Alexion Set to Acquire Portola Pharmaceuticals in $1.41 Billion Deal

Mergers and Acquisitions

Shares of Portola Pharmaceuticals more than doubled in premarket trading on news that Boston-based Alexion Pharmaceuticals is acquiring the company and its blood-disorder assets for $1.41 billion in cash.

Alexion said the acquisition of Portola will bolster its commercial portfolio and create long-term value for its shareholders. The deal brings Portola’s Andexxa [coagulation factor Xa (recombinant), inactivated-zhzo] under its umbrella. Andexxa, was approved by the U.S. Food and Drug Administration in 2018 and is currently the only approved Factor Xa inhibitor reversal agent. It has demonstrated transformative clinical value by rapidly reversing the anticoagulant effects of Factor Xa inhibitors rivaroxaban and apixaban in severe and uncontrolled bleeding, Alexion noted.


Ludwig Hantson, Alexion’s chief executive officer, said the acquisition is an important step in the company’s strategy to diversify beyond C5 inhibitors like Soliris, the company’s blockbuster drug used to prevent the breakdown of red blood cells in adults with paroxysmal nocturnal hemoglobinuria and as a treatment for the chronic blood disease atypical hemolytic uremic syndrome (aHUS).

“Andexxa is a strategic fit with our existing portfolio of transformative medicines and is well-aligned with our demonstrated expertise in hematology, neurology and critical care. We believe Andexxa has the potential to become the global standard of care for patients who experience life-threatening bleeds while taking Factor Xa inhibitors apixaban and rivaroxaban,” Hantson said in a statement. “By leveraging Alexion’s strong operational and sales infrastructure and deep relationships in hospital channels, we are well positioned to expand the number of patients helped by Andexxa, while also driving value for shareholders.”

Portola CEO Scott Garland said his company has a strong foundation in developing standard-of-care treatments for patients receiving Factor Xa inhibitors. Andexxa is an antidote for the blood-thinning medications rivaroxaban and apixaban. Garland said Andexxa reverses the pharmacologic effect of those drugs within two minutes, which reduces anti-Factor Xa activity by 92%.

“Given their enhanced resources, global footprint and proven commercial expertise, we look forward to working with Alexion to maximize the value of Andexxa. With their commitment to commercial excellence, together, we will be able to drive stronger utilization of Andexxa, increase penetration and accelerate adoption in the critical care setting,” Garland said in the announcement.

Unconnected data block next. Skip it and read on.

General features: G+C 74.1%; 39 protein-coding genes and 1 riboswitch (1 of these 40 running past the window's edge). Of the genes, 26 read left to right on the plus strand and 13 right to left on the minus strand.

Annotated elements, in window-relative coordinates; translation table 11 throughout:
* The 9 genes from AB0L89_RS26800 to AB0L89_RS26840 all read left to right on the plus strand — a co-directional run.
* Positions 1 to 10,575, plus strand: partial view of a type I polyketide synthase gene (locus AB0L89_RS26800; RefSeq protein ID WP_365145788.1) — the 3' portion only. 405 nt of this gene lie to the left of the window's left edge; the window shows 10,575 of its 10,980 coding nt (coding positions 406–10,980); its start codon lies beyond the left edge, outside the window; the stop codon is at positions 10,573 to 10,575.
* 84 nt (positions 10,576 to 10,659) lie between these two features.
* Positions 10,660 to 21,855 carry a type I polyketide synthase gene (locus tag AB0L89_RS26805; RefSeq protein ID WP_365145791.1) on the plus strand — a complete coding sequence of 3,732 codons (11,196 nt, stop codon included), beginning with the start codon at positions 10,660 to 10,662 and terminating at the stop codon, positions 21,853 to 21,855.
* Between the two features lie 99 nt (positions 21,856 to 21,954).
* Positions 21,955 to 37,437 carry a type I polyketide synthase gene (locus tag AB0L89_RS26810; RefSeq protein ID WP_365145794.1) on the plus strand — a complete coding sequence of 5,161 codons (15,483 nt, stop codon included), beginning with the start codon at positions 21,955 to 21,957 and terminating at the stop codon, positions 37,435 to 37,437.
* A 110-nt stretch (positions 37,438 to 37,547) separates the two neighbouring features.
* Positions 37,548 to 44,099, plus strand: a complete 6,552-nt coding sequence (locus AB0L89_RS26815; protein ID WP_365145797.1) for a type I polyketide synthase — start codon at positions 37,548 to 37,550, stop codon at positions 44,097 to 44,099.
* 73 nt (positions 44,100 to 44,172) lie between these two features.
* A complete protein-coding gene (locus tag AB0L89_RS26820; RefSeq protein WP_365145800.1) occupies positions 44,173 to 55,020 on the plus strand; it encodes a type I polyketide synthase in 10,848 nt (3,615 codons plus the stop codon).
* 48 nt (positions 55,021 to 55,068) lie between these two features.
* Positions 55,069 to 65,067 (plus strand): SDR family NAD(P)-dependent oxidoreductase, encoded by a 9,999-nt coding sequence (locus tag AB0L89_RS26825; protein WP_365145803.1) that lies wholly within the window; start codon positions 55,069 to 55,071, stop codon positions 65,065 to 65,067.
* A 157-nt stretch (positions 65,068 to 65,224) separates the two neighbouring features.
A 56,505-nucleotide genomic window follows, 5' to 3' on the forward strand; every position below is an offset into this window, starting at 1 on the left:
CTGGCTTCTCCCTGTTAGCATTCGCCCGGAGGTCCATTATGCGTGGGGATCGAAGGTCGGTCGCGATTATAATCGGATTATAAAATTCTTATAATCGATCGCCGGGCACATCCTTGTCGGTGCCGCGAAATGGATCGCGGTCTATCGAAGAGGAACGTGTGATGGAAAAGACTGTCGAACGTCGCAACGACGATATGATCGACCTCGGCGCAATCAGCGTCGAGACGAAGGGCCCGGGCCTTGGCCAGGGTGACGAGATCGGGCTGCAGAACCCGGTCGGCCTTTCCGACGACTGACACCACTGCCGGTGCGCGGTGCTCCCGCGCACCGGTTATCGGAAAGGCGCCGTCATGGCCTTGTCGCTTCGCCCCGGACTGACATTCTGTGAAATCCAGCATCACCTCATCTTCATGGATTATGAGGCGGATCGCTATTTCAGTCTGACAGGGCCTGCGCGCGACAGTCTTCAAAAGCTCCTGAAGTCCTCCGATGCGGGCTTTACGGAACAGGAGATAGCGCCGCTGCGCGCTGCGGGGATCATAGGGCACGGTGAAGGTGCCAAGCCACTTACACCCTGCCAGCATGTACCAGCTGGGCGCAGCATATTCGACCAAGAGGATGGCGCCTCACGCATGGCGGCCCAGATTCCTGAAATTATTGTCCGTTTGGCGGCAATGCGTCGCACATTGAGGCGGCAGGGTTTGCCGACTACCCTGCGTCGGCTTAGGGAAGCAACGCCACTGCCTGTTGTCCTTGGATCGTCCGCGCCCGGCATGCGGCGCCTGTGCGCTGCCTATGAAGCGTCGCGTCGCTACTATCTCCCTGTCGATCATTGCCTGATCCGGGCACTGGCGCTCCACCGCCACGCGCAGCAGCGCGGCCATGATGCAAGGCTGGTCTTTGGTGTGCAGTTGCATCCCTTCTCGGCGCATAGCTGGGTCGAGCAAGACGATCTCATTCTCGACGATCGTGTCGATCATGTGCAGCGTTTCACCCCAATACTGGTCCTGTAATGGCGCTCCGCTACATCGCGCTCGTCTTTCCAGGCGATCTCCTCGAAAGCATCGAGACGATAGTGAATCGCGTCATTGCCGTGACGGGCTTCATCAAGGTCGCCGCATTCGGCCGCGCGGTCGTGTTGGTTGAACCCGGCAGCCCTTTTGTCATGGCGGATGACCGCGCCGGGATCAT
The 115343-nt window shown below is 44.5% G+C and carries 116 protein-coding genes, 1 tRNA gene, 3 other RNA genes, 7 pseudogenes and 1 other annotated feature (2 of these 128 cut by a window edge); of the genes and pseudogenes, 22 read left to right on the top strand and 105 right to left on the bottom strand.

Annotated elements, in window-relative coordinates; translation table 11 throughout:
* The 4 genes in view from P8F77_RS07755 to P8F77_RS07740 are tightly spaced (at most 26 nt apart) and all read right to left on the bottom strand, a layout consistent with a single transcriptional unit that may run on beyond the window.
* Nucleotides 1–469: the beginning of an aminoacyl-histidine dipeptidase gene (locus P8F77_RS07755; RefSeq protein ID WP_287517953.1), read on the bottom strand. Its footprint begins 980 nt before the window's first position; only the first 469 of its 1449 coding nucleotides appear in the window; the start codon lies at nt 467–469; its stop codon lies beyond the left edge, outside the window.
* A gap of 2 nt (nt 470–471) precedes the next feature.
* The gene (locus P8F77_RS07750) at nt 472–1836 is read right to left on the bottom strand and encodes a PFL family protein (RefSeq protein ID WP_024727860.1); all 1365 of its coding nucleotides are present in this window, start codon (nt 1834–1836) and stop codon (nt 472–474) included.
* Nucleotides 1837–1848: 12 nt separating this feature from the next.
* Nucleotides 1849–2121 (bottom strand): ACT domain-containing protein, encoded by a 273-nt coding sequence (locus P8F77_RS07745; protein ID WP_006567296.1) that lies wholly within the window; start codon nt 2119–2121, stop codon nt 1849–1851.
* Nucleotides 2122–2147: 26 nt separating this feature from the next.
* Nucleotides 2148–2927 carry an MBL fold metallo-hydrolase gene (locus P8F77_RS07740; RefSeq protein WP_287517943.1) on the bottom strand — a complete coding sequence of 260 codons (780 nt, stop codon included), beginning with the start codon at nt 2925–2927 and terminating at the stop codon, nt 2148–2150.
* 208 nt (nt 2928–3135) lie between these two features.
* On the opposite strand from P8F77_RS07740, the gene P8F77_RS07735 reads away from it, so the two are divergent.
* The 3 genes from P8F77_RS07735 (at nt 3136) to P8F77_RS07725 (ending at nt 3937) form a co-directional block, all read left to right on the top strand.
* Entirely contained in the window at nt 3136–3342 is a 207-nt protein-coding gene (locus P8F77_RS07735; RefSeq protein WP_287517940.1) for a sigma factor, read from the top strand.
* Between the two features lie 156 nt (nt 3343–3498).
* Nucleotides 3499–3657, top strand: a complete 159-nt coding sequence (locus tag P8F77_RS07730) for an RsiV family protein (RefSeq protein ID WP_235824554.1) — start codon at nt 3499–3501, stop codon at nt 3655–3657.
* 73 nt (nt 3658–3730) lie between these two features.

In addition to Andexxa, Portola also has Bevyxxa in its pipeline. Portola’s drug is the only anticoagulant approved for hospital and extended duration prophylaxis of 35 to 42 days of venous thromboembolism (VTE) in adult patients who have been hospitalized for an acute medical illness.

The merger agreement has been unanimously approved by the boards of Alexion and Portola. Under terms of the deal, Alexion will acquire Portola’s stock at $18 per share. Portola closed Monday at $7.76 per share. In premarket trading, the stock has risen to nearly $18.

For Alexion, the acquisition of Portola comes about six months after the company’s board of directors rejected a large stakeholder’s call for a sale. In rejecting the recommendation for a sale, the board of directors pointed to several accomplishments the company has made over the past few years, including a redefinition of the company’s strategy by moving into new disease areas such as neurology and diversifying the company’s portfolio. Part of that diversification includes an agreement between Alexion and Stealth Biotherapeutics to advance the development of elamipretide as a potential first-in-class therapy for primary mitochondrial myopathy. Also last year, Alexion and Fortress Biotech subsidiary Caelum Biosciences struck a deal to develop that company’s CAEL-101, a potential treatment for light chain (AL) amyloidosis, a rare systemic disorder caused by an abnormality of plasma cells in the bone marrow.

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